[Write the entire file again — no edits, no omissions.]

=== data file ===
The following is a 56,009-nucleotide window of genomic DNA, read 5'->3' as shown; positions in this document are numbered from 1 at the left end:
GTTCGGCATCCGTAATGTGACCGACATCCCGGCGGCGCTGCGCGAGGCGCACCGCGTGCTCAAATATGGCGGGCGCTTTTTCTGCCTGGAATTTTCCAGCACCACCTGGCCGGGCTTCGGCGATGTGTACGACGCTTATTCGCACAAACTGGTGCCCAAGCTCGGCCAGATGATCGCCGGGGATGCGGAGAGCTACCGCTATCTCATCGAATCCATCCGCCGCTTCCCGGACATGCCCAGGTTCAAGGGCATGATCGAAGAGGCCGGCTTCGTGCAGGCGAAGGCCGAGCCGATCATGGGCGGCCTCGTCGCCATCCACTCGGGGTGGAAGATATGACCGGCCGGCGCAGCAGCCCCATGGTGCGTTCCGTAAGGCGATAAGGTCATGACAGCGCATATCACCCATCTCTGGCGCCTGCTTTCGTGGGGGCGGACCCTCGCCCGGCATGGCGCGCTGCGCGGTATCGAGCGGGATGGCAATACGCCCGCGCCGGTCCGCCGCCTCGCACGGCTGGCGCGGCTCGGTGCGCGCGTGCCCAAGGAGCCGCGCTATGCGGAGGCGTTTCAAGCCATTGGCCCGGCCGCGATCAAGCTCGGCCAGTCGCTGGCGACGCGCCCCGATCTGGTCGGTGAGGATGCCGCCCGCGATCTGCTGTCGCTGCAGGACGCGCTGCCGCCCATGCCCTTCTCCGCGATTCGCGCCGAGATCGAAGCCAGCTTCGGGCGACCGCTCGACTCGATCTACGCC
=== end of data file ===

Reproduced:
The following is a 56,009-nucleotide window of genomic DNA, read 5'->3' as shown; positions in this document are numbered from 1 at the left end:
GTTCGGCATCCGTAATGTGACCGACATCCCGGCGGCGCTGCGCGAGGCGCACCGCGTGCTCAAATATGGCGGGCGCTTTTTCTGCCTGGAATTTTCCAGCACCACCTGGCCGGGCTTCGGCGATGTGTACGACGCTTATTCGCACAAACTGGTGCCCAAGCTCGGCCAGATGATCGCCGGGGATGCGGAGAGCTACCGCTATCTCATCGAATCCATCCGCCGCTTCCCGGACATGCCCAGGTTCAAGGGCATGATCGAAGAGGCCGGCTTCGTGCAGGCGAAGGCCGAGCCGATCATGGGCGGCCTCGTCGCCATCCACTCGGGGTGGAAGATATGACCGGCCGGCGCAGCAGCCCCATGGTGCGTTCCGTAAGGCGATAAGGTCATGACAGCGCATATCACCCATCTCTGGCGCCTGCTTTCGTGGGGGCGGACCCTCGCCCGGCATGGCGCGCTGCGCGGTATCGAGCGGGATGGCAATACGCCCGCGCCGGTCCGCCGCCTCGCACGGCTGGCGCGGCTCGGTGCGCGCGTGCCCAAGGAGCCGCGCTATGCGGAGGCGTTTCAAGCCATTGGCCCGGCCGCGATCAAGCTCGGCCAGTCGCTGGCGACGCGCCCCGATCTGGTCGGTGAGGATGCCGCCCGCGATCTGCTGTCGCTGCAGGACGCGCTGCCGCCCATGCCCTTCTCCGCGATTCGCGCCGAGATCGAAGCCAGCTTCGGGCGACCGCTCGACTCGATCTACGCC